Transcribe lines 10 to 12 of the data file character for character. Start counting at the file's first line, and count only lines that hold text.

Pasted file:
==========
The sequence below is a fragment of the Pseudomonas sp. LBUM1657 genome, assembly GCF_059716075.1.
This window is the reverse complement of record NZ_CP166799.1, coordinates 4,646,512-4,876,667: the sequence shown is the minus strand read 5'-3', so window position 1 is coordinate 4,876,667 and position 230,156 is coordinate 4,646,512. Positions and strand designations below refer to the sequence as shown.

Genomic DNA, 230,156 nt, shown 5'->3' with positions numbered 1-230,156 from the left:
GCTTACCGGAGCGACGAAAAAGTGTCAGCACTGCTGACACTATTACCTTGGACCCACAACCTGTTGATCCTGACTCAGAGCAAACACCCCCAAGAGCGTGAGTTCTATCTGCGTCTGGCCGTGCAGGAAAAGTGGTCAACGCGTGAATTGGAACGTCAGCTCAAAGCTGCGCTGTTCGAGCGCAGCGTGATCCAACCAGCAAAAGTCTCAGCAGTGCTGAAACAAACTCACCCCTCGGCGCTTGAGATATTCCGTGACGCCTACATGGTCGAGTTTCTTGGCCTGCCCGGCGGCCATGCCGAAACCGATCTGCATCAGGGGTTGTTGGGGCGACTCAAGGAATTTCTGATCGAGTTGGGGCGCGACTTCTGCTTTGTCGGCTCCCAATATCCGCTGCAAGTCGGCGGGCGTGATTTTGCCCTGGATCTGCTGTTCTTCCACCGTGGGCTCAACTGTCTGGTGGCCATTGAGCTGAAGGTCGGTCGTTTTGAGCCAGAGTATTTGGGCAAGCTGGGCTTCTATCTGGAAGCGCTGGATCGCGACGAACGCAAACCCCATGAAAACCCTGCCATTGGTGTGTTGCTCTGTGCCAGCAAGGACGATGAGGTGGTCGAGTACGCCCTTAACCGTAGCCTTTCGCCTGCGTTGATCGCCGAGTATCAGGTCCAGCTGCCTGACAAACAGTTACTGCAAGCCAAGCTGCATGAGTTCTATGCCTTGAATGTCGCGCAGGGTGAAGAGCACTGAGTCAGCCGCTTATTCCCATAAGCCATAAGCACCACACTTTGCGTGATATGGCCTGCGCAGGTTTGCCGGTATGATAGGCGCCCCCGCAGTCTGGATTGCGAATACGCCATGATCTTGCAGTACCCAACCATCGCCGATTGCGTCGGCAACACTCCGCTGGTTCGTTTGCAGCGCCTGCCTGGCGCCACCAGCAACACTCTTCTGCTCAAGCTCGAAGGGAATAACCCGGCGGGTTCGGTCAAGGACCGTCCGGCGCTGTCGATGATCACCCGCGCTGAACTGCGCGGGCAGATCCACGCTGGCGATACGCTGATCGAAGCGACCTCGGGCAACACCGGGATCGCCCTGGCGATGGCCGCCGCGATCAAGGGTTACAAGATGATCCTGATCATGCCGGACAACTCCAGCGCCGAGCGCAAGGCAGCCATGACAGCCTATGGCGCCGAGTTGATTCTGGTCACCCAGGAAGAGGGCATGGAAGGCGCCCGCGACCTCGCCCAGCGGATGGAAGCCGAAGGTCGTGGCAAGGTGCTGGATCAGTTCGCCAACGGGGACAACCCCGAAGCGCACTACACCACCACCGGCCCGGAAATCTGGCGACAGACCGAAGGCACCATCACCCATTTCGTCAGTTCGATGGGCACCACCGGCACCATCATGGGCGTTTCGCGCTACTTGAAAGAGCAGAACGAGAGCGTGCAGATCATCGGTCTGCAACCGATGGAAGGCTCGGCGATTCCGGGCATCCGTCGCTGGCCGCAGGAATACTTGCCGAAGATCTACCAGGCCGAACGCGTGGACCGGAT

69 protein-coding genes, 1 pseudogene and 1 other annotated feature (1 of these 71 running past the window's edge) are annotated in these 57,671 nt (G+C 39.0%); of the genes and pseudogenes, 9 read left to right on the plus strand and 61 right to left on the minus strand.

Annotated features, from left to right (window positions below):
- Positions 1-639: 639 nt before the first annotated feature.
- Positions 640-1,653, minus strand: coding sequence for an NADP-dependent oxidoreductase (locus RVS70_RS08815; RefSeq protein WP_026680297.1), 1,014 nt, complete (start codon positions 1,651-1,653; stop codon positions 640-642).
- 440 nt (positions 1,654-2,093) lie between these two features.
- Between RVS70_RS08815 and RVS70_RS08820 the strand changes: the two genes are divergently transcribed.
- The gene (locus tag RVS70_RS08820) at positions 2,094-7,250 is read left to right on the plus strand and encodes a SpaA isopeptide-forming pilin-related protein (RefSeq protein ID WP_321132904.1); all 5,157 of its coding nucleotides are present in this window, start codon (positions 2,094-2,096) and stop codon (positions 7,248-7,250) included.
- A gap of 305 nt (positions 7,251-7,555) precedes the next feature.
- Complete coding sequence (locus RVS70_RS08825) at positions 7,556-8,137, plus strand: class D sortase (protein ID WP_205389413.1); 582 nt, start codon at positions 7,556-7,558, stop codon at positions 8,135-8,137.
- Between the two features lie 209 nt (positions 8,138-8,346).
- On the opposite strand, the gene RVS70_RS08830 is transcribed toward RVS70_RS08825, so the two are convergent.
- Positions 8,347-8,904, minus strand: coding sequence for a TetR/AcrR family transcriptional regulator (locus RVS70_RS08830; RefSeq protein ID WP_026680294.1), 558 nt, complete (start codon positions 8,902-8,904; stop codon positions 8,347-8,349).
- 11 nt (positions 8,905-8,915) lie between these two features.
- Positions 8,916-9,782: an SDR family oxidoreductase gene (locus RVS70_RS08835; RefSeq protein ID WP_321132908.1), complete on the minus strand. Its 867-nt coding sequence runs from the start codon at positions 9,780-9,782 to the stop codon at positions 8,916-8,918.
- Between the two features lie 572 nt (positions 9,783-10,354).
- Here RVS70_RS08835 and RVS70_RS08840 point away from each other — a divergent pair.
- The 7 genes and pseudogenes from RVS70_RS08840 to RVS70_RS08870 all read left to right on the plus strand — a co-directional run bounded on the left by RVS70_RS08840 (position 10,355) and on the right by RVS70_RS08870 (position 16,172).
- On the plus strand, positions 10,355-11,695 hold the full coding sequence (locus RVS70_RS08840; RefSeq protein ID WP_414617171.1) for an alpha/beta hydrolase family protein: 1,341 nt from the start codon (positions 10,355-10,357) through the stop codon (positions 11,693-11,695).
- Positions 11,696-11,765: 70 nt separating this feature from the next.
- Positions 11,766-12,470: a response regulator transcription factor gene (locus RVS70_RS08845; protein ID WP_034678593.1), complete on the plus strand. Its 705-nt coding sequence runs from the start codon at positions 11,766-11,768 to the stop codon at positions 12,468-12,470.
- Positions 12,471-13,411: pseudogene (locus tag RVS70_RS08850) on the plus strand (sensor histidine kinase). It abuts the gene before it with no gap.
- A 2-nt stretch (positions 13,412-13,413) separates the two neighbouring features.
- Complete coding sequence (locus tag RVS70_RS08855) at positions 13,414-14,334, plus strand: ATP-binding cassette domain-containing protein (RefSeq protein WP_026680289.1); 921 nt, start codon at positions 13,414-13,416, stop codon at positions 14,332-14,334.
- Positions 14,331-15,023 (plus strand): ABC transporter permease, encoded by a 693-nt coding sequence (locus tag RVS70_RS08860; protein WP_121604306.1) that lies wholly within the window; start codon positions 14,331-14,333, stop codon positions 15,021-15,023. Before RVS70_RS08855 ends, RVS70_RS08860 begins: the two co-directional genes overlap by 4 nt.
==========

- Between RVS70_RS08815 and RVS70_RS08820 the strand changes: the two genes are divergently transcribed.
- The gene (locus tag RVS70_RS08820) at positions 2,094-7,250 is read left to right on the plus strand and encodes a SpaA isopeptide-forming pilin-related protein (RefSeq protein ID WP_321132904.1); all 5,157 of its coding nucleotides are present in this window, start codon (positions 2,094-2,096) and stop codon (positions 7,248-7,250) included.
- A gap of 305 nt (positions 7,251-7,555) precedes the next feature.